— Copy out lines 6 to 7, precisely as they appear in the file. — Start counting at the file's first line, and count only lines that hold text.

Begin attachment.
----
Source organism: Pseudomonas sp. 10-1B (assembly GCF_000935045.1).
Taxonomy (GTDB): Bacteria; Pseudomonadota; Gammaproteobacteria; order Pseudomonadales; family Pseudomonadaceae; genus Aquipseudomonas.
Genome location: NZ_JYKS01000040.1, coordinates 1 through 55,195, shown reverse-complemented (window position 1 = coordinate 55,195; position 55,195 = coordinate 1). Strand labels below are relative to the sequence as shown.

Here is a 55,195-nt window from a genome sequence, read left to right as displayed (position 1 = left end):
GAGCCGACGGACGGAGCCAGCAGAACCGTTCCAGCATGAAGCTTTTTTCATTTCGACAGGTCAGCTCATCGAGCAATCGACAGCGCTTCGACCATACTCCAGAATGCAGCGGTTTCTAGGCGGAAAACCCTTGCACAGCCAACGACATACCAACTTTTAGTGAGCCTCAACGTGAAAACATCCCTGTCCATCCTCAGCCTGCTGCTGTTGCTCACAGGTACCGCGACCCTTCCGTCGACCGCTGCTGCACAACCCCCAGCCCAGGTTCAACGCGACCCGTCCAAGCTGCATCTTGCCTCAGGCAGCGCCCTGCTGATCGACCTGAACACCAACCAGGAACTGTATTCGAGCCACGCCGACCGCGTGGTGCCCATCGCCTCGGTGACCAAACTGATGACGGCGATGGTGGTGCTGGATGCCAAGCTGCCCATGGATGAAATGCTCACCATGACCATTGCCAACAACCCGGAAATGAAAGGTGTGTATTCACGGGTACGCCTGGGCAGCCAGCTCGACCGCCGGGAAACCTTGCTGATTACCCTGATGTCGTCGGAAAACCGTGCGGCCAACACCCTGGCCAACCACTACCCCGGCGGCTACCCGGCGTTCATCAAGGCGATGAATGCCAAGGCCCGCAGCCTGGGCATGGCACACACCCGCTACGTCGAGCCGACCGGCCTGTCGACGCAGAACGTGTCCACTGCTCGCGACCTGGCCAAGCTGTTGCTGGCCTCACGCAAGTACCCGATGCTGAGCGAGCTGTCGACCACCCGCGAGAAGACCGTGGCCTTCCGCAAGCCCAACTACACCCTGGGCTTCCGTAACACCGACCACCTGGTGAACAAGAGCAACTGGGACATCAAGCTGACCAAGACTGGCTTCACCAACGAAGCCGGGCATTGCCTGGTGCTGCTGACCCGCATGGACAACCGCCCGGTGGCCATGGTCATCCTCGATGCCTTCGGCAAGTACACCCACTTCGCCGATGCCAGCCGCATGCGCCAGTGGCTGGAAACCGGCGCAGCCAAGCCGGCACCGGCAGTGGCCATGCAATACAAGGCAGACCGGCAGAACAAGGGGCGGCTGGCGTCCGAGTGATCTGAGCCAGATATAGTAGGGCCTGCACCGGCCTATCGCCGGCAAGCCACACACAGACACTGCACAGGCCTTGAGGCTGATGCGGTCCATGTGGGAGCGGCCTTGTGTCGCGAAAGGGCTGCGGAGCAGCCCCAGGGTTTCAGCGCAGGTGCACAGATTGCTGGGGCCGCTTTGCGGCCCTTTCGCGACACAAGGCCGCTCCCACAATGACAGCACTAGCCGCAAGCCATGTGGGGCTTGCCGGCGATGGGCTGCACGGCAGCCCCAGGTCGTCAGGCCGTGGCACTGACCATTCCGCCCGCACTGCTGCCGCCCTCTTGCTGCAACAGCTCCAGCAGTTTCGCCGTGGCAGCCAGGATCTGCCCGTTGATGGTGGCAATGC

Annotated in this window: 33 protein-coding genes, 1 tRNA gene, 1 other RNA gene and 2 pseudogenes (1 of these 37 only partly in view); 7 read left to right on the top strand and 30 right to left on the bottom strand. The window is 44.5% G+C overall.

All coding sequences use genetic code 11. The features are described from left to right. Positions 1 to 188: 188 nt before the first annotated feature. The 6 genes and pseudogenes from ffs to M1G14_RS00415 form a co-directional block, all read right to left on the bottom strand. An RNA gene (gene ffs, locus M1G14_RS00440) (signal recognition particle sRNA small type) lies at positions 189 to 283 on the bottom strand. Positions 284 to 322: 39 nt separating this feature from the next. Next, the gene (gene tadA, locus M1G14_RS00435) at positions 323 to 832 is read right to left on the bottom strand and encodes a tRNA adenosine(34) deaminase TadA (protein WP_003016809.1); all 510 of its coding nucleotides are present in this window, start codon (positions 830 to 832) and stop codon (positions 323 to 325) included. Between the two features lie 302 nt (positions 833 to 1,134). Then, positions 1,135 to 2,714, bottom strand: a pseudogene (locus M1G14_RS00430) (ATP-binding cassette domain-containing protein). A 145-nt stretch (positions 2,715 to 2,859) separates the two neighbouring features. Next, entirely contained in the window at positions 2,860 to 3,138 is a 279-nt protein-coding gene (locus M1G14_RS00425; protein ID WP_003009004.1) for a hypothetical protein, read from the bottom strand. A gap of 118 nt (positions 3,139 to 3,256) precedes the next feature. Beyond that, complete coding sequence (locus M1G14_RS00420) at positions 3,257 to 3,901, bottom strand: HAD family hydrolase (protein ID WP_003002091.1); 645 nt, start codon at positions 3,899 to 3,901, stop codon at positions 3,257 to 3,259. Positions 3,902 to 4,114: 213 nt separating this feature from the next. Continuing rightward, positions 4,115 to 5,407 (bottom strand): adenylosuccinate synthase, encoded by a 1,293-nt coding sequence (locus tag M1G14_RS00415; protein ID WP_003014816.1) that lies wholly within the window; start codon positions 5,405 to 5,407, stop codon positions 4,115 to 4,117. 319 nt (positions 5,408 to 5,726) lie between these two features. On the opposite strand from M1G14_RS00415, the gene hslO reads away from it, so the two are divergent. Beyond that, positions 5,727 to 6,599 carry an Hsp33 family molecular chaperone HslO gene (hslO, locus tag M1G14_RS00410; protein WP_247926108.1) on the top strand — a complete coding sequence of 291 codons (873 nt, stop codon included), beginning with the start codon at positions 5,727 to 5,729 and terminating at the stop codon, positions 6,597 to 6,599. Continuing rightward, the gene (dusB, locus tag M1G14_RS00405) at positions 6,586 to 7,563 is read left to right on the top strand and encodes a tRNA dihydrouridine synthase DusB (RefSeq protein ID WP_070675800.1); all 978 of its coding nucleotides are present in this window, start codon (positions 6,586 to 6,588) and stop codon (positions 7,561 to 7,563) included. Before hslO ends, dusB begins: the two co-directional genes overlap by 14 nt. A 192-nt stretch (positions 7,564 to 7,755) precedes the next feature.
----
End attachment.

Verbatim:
Annotated in this window: 33 protein-coding genes, 1 tRNA gene, 1 other RNA gene and 2 pseudogenes (1 of these 37 only partly in view); 7 read left to right on the top strand and 30 right to left on the bottom strand. The window is 44.5% G+C overall.

All coding sequences use genetic code 11. The features are described from left to right. Positions 1 to 188: 188 nt before the first annotated feature. The 6 genes and pseudogenes from ffs to M1G14_RS00415 form a co-directional block, all read right to left on the bottom strand. An RNA gene (gene ffs, locus M1G14_RS00440) (signal recognition particle sRNA small type) lies at positions 189 to 283 on the bottom strand. Positions 284 to 322: 39 nt separating this feature from the next. Next, the gene (gene tadA, locus M1G14_RS00435) at positions 323 to 832 is read right to left on the bottom strand and encodes a tRNA adenosine(34) deaminase TadA (protein WP_003016809.1); all 510 of its coding nucleotides are present in this window, start codon (positions 830 to 832) and stop codon (positions 323 to 325) included. Between the two features lie 302 nt (positions 833 to 1,134). Then, positions 1,135 to 2,714, bottom strand: a pseudogene (locus M1G14_RS00430) (ATP-binding cassette domain-containing protein). A 145-nt stretch (positions 2,715 to 2,859) separates the two neighbouring features. Next, entirely contained in the window at positions 2,860 to 3,138 is a 279-nt protein-coding gene (locus M1G14_RS00425; protein ID WP_003009004.1) for a hypothetical protein, read from the bottom strand. A gap of 118 nt (positions 3,139 to 3,256) precedes the next feature. Beyond that, complete coding sequence (locus M1G14_RS00420) at positions 3,257 to 3,901, bottom strand: HAD family hydrolase (protein ID WP_003002091.1); 645 nt, start codon at positions 3,899 to 3,901, stop codon at positions 3,257 to 3,259. Positions 3,902 to 4,114: 213 nt separating this feature from the next. Continuing rightward, positions 4,115 to 5,407 (bottom strand): adenylosuccinate synthase, encoded by a 1,293-nt coding sequence (locus tag M1G14_RS00415; protein ID WP_003014816.1) that lies wholly within the window; start codon positions 5,405 to 5,407, stop codon positions 4,115 to 4,117. 319 nt (positions 5,408 to 5,726) lie between these two features. On the opposite strand from M1G14_RS00415, the gene hslO reads away from it, so the two are divergent. Beyond that, positions 5,727 to 6,599 carry an Hsp33 family molecular chaperone HslO gene (hslO, locus tag M1G14_RS00410; protein WP_247926108.1) on the top strand — a complete coding sequence of 291 codons (873 nt, stop codon included), beginning with the start codon at positions 5,727 to 5,729 and terminating at the stop codon, positions 6,597 to 6,599. Continuing rightward, the gene (dusB, locus tag M1G14_RS00405) at positions 6,586 to 7,563 is read left to right on the top strand and encodes a tRNA dihydrouridine synthase DusB (RefSeq protein ID WP_070675800.1); all 978 of its coding nucleotides are present in this window, start codon (positions 6,586 to 6,588) and stop codon (positions 7,561 to 7,563) included. Before hslO ends, dusB begins: the two co-directional genes overlap by 14 nt. A 192-nt stretch (positions 7,564 to 7,755) precedes the next feature.